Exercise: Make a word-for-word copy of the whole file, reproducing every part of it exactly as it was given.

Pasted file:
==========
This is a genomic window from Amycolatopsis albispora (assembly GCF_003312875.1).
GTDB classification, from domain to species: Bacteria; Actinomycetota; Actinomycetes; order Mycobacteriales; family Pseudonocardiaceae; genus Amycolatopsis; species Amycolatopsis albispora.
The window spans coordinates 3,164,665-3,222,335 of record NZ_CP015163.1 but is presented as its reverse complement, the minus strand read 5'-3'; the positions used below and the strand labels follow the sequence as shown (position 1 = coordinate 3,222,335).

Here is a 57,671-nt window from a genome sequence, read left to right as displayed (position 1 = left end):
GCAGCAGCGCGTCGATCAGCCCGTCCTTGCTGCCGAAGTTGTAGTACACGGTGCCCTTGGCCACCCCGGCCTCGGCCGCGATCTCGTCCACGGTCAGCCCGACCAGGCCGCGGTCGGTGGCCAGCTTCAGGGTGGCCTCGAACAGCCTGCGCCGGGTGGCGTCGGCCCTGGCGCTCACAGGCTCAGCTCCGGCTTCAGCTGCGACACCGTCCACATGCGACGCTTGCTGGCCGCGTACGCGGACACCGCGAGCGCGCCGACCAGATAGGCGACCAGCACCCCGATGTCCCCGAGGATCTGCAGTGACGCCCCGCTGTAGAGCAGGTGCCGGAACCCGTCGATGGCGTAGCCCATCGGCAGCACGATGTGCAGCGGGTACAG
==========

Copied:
This is a genomic window from Amycolatopsis albispora (assembly GCF_003312875.1).
GTDB classification, from domain to species: Bacteria; Actinomycetota; Actinomycetes; order Mycobacteriales; family Pseudonocardiaceae; genus Amycolatopsis; species Amycolatopsis albispora.
The window spans coordinates 3,164,665-3,222,335 of record NZ_CP015163.1 but is presented as its reverse complement, the minus strand read 5'-3'; the positions used below and the strand labels follow the sequence as shown (position 1 = coordinate 3,222,335).

Here is a 57,671-nt window from a genome sequence, read left to right as displayed (position 1 = left end):
GCAGCAGCGCGTCGATCAGCCCGTCCTTGCTGCCGAAGTTGTAGTACACGGTGCCCTTGGCCACCCCGGCCTCGGCCGCGATCTCGTCCACGGTCAGCCCGACCAGGCCGCGGTCGGTGGCCAGCTTCAGGGTGGCCTCGAACAGCCTGCGCCGGGTGGCGTCGGCCCTGGCGCTCACAGGCTCAGCTCCGGCTTCAGCTGCGACACCGTCCACATGCGACGCTTGCTGGCCGCGTACGCGGACACCGCGAGCGCGCCGACCAGATAGGCGACCAGCACCCCGATGTCCCCGAGGATCTGCAGTGACGCCCCGCTGTAGAGCAGGTGCCGGAACCCGTCGATGGCGTAGCCCATCGGCAGCACGATGTGCAGCGGGTACAG